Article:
Kathleen Mantel began directing television documentaries in the late 90s. Since then she has won awards in the United States for Kiwi-made docos on problem gambling (It's Not a Game), teenage pregnancy (KIDS) and the Exclusive Brethren (Leaving the Exclusive Brethren). In 2012 her doco The Green Chain won the NZ Television Award for Best Popular Documentary.
It's an honour to go into a person's house for an interview as a stranger, and leave with an intimate knowledge of someone, of something, or of an idea you didn't have before. Kathleen Mantel
This homegrown Erin Brockovich story follows former Whakatane sawmill worker Joe Harawira and his long battle to reveal the impact that workplace toxins have had on his community. In the 80s after being afflicted by health issues, Harawira noticed co-workers getting sick. In 1988 he helped found SWAP (Sawmill Workers Against Poisons) and began investigating the effects of exposure to dioxins, a by-product of timber treatment. The Joe vs the mills crusade screened on Māori Television and won Best Popular Documentary at the 2012 New Zealand Television Awards.
This Inside New Zealand doco examines the experiences of four former members of the Exclusive Brethren, a fundamentalist Christian sect which shuns contact with the outside world. Those that leave become completely cut off from their families and friends remaining within the church — with often traumatic, and sometimes tragic, results. The Brethren, which played a controversial role in the 2005 General Election, forbid members to use radio, film, TV and the internet but gave these programme makers unprecedented access to their previously hidden world.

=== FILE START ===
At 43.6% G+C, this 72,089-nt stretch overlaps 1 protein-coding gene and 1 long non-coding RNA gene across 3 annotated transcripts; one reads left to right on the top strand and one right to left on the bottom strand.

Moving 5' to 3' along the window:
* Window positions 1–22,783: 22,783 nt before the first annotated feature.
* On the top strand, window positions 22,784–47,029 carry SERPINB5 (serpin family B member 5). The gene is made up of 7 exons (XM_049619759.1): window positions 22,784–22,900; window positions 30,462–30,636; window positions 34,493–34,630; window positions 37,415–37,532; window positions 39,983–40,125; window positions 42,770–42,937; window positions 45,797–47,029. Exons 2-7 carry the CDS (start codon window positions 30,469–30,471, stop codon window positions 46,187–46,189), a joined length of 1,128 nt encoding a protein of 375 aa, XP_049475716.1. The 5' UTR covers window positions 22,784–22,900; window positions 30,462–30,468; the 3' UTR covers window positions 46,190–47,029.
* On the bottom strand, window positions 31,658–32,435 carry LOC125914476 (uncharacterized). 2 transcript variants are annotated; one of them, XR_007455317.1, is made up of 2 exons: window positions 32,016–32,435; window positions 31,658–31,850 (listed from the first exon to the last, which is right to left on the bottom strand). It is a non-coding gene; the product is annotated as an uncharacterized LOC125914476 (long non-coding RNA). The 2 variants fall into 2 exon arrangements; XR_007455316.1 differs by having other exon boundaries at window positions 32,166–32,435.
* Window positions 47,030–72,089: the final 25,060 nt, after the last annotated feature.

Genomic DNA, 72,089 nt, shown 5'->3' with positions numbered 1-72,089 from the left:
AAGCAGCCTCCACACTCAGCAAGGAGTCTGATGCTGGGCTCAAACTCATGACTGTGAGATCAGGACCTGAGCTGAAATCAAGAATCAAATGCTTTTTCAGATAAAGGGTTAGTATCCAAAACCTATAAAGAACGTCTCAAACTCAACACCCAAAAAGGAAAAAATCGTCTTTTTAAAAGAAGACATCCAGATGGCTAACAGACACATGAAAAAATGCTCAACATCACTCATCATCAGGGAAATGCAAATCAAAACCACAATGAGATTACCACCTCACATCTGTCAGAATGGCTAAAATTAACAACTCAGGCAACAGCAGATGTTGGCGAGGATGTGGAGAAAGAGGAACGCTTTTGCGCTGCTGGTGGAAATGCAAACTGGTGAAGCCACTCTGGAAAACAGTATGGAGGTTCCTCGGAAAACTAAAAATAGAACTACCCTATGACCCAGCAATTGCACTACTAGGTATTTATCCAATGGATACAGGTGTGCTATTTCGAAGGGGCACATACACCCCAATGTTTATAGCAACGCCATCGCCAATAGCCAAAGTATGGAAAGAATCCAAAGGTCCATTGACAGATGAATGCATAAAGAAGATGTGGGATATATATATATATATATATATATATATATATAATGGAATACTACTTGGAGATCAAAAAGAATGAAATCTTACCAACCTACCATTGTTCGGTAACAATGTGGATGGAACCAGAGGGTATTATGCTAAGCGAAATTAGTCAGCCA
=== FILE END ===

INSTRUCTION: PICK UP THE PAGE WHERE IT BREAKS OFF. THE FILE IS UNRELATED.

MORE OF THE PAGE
20/20 was a US current affairs format first introduced to NZ on TV3 in 1993, where it screened for a decade. In 2005 it was picked up by TVNZ and it became TV2’s signature current affairs show. One hour-long, it mixed content imported from the US ABC-produced show with award-winning local investigative stories; subjects ranged from infanticide to Nicky Watson. The original host was Louise Wallace, then at TVNZ it was Mirama Kamo, then Sonya Wilson from 2011. In 2014 local content ceased being made for the show, and it shifted to a half-hour late-night slot.
TV3's late night news show was devised in 1990 to provide a mix of credible news and entertainment. Once the serious news of the day was dispensed with, the brief was that the show could be a bit "off" with few rules - and the freedom to push boundaries. That's exactly what presenters like Belinda Todd, Bill Ralston, Dylan Taite and David Farrier proceeded to do in the show's often infamous "third break". Meanwhile, newsreaders including Joanna Paul, Janet Wilson, Leanne Malcolm and Carolyn Robinson did their best to keep a straight face. "Yo Nightliners!"